After Canadian soldier Cpl. Nathan Cirillo was shot and killed in Ottawa last week by a recent convert to Islam, three young filmmakers decided to perform a “social experiment” in his hometown to see whether people were prejudiced toward Muslims. The resulting 3-minute YouTube video has gone viral, amassing more than 280,000 views.
Filmmaker Omar Albach had two friends, named Zach and Devon, perform a public stunt at a local bus stop in Hamilton, Ontario. Zach was dressed in traditional Muslim clothing. Devon was told to ask Zach to take the next bus because he was not comfortable with what he was wearing.
“You know what? You can’t stereotype or judge people by their clothes,” one bystander in the bus line says. “What happened [in Ottawa] -- it was an incident of fanatics.”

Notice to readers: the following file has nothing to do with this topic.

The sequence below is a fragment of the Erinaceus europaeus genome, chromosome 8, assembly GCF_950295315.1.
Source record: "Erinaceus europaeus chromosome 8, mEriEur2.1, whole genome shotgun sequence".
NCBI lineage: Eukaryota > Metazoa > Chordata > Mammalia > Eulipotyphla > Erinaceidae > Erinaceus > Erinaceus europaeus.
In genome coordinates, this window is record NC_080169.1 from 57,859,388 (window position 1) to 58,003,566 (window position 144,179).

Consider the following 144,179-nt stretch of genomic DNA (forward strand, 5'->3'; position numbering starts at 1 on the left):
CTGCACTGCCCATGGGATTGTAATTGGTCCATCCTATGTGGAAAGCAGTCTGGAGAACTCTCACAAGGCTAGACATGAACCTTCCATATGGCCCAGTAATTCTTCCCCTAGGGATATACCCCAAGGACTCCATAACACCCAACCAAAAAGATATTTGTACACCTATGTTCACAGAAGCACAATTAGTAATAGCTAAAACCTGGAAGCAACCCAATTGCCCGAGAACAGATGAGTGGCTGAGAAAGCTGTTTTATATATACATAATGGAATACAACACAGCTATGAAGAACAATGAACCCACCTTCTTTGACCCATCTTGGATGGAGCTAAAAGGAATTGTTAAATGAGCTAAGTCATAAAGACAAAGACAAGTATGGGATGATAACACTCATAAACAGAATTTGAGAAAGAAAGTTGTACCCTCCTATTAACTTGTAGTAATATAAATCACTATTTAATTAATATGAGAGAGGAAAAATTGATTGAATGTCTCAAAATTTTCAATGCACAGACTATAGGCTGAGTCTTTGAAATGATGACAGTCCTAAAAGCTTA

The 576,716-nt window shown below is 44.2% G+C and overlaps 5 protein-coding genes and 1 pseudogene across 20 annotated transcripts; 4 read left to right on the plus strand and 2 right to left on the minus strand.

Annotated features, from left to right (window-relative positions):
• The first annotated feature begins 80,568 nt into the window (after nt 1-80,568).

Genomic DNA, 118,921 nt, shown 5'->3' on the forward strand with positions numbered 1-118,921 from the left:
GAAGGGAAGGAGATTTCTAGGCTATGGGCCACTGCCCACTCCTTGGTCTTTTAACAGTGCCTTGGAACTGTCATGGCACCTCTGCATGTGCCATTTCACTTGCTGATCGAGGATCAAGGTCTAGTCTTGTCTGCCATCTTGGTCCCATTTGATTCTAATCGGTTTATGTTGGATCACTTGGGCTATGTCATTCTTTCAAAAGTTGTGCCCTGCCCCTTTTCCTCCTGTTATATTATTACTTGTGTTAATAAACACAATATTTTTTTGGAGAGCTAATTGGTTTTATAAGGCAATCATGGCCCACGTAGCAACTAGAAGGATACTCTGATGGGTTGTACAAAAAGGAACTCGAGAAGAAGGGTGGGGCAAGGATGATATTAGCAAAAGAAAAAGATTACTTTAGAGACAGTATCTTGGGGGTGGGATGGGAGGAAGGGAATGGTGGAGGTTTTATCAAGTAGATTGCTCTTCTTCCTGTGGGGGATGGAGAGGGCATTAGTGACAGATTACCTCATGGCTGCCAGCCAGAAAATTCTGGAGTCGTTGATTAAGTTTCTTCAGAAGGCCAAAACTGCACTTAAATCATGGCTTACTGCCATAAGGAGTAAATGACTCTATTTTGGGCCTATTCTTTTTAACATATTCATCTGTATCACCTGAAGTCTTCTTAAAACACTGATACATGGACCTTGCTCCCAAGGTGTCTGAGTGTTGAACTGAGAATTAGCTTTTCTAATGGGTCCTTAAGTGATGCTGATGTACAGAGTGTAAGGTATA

“It was awful and tragic, but I don’t think that’s any reason to persecute someone just because of what they’re wearing,” another says.
As the 3-minute clip continues, a larger crowd converges around the two men. The situation escalates to a point where a passerby punches Devon, the man pretending to be Islamophobic, in the face.
“Social media is very powerful, and it changes people’s perspectives on things,” Albach told Global News. The 18-year-old filmmaker is a student at Toronto’s York University. He was born in Canada and is of Palestinian descent. “I don’t think Canada was this tolerant 10 years ago, or as tolerant as it is today.”
The shooting at Ottawa’s Parliament Hill has been attributed to Michael Zehaf-Bibeau, a Canadian of Libyan descent who converted to Islam seven years ago. Muslim communities across Canada have decried the shooting, saying their beliefs should not be linked to the attack.
Muslim Canadians have been "called upon to defend Islam," Yasmine Jiwani, a communication studies professor at Concordia University in Montreal, told Al-Jazeera. "All of the different paths within Islam are collapsed into one monolith.... For the Muslims watching this, one more time, [they] have to say, 'No, they're different from us.'"